My life in food: Sean Paul on Caribbean cuisine and poisonous puffer fish

The Jamaican musician talks about his love of Caribbean food, his multi-ethnic family and eating poisonous puffer fish in Japan.
Photograph by Fernando Hevia
By Farida Zeynalova
Published 7 Jun 2021, 08:06 BST, Updated 21 Jul 2021, 15:57 BST

My grandmother, who’s from Coventry, used to make me bubble and squeak. She’d make it with sausages and cabbage and whatnot. When she was 20, she met my Chinese-Jamaican grandfather, and when she came to Jamaica, it was a culture shock for her. Not only was she getting all kinds of Jamaican food, but Chinese dishes from him, too. He’d cook things like fuqua [bitter melon], which looks like a hollow cucumber and is really bitter. He’d cut the ends, stuff it with minced meat or chicken and bake it down. My grandmother on my father’s side would cook real Jamaican food: curry goat, oxtails and stew peas.

Jamaican curry chicken is the dish that reminds me of childhood. It’s also my favourite dish to cook now. As a kid, I’d go to my aunt’s house and that’s what she’d make. I’d come home and say, “Mum, that yellow thing, that yellow food, what is that?” It’s yellow because of the turmeric in there.

I took Rihanna for pan chicken. It was one of the first times she ever ate something like that. It’s like a quicker version of jerk chicken, and it’s my go-to street food. The ‘pan’ is a makeshift barbecue made using a barrel that’s cut in half, with a grill inside and coals underneath. I have one outside. I guess the pan gives the chicken a charred taste. It’s usually served with a slice of hard dough bread and a little bit of ketchup and pepper sauce. When you go out drinking, it’s amazing for soaking up all that alcohol.

Ackee and saltfish is one of my favourite dishes. Ackee is a fruit that’s mixed with the saltfish and cooked up with onions, scallions and garlic. You eat it for breakfast with roasted or fried breadfruit. The other dish is mackerel rundown, which is mackerel cooked down in a creamy coconut sauce. It’s very salty and you can’t eat too much of it at a time. You have to mix it with staples like breadfruit, or starches like yam and potatoes.

Trinidad and Tobago has amazing breakfast food. It has so many influences from Africa and India. I love doubles; it’s made with chickpeas, which they call chana, and it’s two flatbread things with curried chickpeas and chopped-up shadow beni [a Caribbean herb]. When my wife goes to Trinidad for carnival, she’ll bring back 25 and freeze them. They do amazing curries as well.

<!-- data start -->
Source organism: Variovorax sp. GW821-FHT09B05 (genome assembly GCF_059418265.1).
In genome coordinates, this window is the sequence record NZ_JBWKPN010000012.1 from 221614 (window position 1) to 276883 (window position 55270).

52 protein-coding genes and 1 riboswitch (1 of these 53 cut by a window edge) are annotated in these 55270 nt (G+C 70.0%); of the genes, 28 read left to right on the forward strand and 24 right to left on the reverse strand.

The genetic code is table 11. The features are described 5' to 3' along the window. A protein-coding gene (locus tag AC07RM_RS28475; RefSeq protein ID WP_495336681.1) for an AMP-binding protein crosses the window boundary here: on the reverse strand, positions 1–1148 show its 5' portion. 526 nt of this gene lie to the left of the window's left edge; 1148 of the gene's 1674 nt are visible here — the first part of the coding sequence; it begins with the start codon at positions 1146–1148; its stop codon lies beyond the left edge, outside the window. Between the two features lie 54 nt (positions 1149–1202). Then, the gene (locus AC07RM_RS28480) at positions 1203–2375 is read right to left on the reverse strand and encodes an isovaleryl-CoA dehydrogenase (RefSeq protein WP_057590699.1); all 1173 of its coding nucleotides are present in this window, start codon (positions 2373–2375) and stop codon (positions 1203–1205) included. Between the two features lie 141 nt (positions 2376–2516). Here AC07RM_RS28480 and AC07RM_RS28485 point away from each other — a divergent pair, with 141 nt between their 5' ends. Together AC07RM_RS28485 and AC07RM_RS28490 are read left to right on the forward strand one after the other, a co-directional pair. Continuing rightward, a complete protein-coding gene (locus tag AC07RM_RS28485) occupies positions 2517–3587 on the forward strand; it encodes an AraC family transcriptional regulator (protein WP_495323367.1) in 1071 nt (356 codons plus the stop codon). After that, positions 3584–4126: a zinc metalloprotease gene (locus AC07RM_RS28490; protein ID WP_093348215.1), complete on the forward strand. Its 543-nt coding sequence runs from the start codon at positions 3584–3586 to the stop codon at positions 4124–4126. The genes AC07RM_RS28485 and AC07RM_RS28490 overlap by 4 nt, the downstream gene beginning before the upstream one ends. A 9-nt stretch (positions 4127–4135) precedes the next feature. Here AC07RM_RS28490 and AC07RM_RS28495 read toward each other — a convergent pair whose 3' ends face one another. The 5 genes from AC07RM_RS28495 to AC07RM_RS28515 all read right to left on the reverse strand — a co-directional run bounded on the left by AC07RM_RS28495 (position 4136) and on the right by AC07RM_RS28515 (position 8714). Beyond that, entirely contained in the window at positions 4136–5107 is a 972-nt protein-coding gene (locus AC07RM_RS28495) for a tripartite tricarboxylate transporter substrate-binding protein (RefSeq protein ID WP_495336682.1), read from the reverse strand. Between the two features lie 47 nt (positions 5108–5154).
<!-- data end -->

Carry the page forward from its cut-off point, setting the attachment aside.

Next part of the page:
Dancehall singer and rapper Sean was born and raised in Kingston, Jamaica. 

Photograph by Fernando Hevia

I ate cow heart in Peru. It was very tasty. It’s very dark, with absolutely no fat in it, and a little chewy, but very gamey and iron-y. They say that corn and potatoes originated from Peru. They have all types of corn — like corn with kennels that are huge and purple — and purple potatoes, too. The ceviche down there, and in Chile, is amazing. In Tahiti, they make ceviche with coconut milk; I think the main fish they use is tuna, but it looks white because they coat it with the coconut milk and all the spices and whatnot. I ate too much of that when I was there. Very, very dope.

I was a coward when I had fugu. It’s a poisonous puffer fish, and I was very apprehensive when we ordered it in a restaurant in Japan. I asked the waiter, “How long does it take to know that you’ve been poisoned?” — because, apparently, a couple of people a year die there eating this fish — and he said that within about 15 minutes you’d start feeling pain. I ordered it and sat watching my brother and Steve [part of Sean’s management team] — they were fine, so I ate it. It gives you a tingling feeling on your lips and tongue.

I make a really good shiitake mushroom stir-fry. We get them from a Chinese grocery store and I leave them overnight. To me, cooking takes practice and practice makes perfect. I used to do hotel management in school, right before I broke. I did culinary there, too, and learned about French cuisine and stuff like that. But I don’t usually cook that much anymore. My brother and his wife are the chefs in the family. When they host Christmas dinner, we’re licking our lips. 

My three dream dinner guests would be my pops, Donald Trump and Elon Musk. My pops passed away three years ago, so I’d love to eat one meal with him again. I’d want Donald Trump to have more culture in his life, so I’d invite him and feed him curry goat, so that he’d stop being so ridiculously crazy. And Elon Musk because it’d be good to have a businessperson. 

Sean Paul’s latest album, Live N Livin, is out now. His upcoming album, Scorcha, is out later this year. 

Published in Issue 12 (summer 2021) of National Geographic Traveller Food

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